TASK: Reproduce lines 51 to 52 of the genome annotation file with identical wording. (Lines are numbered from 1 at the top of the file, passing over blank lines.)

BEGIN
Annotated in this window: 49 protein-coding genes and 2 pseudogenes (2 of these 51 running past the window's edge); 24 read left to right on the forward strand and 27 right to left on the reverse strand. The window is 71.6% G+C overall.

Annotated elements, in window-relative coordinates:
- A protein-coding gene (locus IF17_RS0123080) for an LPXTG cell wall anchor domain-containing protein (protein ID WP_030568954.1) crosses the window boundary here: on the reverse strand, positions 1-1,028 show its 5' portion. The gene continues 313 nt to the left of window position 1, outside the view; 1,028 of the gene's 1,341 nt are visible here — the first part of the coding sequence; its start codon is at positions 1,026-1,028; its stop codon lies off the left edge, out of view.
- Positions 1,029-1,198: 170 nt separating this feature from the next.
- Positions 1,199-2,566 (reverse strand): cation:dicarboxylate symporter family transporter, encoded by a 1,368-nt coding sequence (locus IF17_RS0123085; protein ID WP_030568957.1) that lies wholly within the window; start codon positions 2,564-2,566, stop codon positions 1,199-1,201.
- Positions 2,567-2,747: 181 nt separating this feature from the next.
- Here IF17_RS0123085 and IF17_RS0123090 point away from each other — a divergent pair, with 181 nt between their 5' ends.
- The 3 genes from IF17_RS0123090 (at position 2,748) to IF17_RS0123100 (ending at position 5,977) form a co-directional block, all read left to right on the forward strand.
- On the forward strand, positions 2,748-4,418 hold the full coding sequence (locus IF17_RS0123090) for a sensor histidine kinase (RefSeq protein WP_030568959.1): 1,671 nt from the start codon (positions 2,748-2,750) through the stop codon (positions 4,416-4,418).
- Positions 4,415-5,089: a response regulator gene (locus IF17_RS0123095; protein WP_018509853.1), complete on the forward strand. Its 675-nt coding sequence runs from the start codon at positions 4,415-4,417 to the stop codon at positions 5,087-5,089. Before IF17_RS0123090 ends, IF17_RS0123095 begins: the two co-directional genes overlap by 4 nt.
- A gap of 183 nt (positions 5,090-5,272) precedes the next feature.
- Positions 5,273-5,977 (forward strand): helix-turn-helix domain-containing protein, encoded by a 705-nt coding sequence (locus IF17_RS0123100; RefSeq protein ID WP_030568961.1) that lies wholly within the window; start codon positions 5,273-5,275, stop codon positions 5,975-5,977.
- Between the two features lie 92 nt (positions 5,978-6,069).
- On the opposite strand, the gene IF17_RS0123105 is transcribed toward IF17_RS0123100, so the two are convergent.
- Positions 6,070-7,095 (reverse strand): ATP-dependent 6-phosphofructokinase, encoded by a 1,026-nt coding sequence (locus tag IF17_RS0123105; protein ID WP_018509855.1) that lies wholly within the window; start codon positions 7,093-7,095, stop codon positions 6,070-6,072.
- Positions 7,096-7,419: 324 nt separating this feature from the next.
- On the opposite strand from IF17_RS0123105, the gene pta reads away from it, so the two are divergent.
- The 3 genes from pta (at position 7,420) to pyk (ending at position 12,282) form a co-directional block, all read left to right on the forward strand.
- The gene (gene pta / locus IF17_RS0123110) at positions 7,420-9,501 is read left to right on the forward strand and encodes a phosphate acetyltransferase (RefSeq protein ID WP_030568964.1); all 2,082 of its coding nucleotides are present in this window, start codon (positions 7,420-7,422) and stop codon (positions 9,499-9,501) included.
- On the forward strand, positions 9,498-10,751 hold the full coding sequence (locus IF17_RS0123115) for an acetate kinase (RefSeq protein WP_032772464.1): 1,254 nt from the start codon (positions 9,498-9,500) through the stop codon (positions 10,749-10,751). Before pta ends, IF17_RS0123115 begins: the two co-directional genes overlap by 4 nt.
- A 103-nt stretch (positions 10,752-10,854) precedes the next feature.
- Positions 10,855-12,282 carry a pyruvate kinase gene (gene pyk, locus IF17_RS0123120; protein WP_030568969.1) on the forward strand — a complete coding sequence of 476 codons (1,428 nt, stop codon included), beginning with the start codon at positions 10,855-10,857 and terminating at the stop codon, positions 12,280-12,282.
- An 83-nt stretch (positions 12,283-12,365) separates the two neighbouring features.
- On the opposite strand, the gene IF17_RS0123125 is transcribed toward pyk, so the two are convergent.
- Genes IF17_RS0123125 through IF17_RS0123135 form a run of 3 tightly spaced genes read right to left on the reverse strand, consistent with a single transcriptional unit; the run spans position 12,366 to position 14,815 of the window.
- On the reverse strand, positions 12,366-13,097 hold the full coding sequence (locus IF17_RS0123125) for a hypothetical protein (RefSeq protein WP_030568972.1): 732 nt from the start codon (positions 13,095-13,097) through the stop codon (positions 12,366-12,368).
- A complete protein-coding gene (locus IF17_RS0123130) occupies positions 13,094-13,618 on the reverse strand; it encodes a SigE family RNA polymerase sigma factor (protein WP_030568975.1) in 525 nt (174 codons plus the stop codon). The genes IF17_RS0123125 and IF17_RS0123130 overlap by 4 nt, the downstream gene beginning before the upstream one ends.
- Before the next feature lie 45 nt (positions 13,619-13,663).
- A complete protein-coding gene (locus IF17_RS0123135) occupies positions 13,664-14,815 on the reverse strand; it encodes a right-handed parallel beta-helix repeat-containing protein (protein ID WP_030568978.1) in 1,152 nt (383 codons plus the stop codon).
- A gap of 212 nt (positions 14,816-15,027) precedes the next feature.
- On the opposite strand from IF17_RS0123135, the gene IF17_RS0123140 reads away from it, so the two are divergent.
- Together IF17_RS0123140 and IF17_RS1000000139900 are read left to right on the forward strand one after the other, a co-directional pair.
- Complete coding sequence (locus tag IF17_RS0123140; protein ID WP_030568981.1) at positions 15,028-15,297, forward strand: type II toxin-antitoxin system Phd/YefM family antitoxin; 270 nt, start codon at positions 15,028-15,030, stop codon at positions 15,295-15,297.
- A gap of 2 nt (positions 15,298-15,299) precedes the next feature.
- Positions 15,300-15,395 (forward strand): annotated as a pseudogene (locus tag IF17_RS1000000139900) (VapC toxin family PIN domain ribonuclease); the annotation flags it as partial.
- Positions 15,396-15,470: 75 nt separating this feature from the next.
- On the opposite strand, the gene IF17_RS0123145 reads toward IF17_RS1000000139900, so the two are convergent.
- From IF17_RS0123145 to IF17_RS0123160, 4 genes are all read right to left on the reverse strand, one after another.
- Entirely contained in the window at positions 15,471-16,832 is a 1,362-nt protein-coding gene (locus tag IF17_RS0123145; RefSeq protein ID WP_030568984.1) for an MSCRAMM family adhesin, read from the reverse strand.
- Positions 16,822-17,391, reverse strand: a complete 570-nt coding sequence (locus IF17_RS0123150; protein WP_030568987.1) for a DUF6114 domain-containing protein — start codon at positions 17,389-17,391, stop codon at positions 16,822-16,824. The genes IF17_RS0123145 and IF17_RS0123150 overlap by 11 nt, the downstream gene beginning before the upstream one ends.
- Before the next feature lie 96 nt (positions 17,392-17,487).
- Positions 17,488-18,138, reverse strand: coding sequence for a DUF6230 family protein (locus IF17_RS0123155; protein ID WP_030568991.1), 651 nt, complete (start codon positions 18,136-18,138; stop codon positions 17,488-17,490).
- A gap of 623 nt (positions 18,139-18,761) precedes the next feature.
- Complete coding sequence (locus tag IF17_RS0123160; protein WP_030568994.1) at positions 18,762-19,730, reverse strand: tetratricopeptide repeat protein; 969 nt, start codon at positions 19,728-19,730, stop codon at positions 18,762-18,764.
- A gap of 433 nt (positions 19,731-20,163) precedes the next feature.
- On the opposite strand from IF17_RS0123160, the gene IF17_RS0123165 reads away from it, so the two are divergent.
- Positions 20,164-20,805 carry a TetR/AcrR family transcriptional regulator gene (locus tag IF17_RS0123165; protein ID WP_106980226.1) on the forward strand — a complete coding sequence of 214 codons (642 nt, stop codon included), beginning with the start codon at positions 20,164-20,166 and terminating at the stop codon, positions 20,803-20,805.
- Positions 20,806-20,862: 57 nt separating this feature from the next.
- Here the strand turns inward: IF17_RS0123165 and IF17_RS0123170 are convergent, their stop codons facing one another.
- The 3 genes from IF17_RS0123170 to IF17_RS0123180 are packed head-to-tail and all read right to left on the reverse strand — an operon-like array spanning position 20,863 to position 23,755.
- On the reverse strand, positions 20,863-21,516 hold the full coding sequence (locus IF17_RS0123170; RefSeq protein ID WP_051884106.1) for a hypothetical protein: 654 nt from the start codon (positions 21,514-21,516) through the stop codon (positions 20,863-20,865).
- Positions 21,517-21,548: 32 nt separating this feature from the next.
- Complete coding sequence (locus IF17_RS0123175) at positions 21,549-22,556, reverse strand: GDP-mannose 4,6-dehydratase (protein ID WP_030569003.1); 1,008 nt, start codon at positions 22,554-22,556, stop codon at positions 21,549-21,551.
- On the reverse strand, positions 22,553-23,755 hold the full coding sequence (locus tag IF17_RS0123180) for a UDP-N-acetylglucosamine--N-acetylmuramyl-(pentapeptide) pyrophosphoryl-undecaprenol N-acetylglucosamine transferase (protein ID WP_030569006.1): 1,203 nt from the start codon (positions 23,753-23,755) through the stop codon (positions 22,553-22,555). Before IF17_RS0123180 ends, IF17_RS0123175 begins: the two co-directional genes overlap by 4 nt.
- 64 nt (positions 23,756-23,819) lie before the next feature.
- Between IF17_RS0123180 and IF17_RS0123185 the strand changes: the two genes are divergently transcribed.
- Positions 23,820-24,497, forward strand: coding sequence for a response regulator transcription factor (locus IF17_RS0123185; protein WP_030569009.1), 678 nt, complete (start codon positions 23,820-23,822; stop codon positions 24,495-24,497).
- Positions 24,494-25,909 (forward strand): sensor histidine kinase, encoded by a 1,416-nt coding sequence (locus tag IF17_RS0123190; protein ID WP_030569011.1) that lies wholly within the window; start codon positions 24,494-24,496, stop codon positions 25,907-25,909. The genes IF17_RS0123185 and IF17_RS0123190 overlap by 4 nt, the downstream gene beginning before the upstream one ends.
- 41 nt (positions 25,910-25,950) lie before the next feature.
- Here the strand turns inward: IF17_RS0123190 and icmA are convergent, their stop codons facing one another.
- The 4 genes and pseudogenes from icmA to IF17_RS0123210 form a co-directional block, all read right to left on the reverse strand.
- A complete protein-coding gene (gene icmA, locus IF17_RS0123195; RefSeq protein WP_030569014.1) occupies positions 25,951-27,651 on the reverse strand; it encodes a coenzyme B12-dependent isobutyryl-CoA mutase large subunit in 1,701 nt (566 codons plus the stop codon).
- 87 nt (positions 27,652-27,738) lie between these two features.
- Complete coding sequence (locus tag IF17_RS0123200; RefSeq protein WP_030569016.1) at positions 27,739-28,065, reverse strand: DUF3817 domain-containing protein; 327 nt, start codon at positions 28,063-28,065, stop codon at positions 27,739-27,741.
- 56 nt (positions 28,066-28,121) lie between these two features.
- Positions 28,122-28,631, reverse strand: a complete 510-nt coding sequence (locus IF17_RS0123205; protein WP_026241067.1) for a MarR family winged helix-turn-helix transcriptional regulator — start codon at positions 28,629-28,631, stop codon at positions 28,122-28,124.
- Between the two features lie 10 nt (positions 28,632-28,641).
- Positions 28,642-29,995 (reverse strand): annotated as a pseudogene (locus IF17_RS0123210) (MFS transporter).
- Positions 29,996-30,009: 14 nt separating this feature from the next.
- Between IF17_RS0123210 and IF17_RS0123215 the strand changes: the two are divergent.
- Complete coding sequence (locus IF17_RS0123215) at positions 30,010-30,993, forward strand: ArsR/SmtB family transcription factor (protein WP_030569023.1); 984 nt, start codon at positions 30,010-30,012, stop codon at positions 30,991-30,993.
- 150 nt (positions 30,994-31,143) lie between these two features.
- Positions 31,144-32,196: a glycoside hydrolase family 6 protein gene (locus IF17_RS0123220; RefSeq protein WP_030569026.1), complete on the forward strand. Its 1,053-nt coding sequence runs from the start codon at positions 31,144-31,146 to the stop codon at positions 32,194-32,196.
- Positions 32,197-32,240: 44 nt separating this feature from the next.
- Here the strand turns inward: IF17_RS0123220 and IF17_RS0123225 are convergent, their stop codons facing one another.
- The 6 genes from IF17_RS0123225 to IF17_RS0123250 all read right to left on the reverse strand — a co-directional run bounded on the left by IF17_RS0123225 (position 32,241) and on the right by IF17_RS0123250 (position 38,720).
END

- On the reverse strand, positions 20,863-21,516 hold the full coding sequence (locus IF17_RS0123170; RefSeq protein ID WP_051884106.1) for a hypothetical protein: 654 nt from the start codon (positions 21,514-21,516) through the stop codon (positions 20,863-20,865).
- Positions 21,517-21,548: 32 nt separating this feature from the next.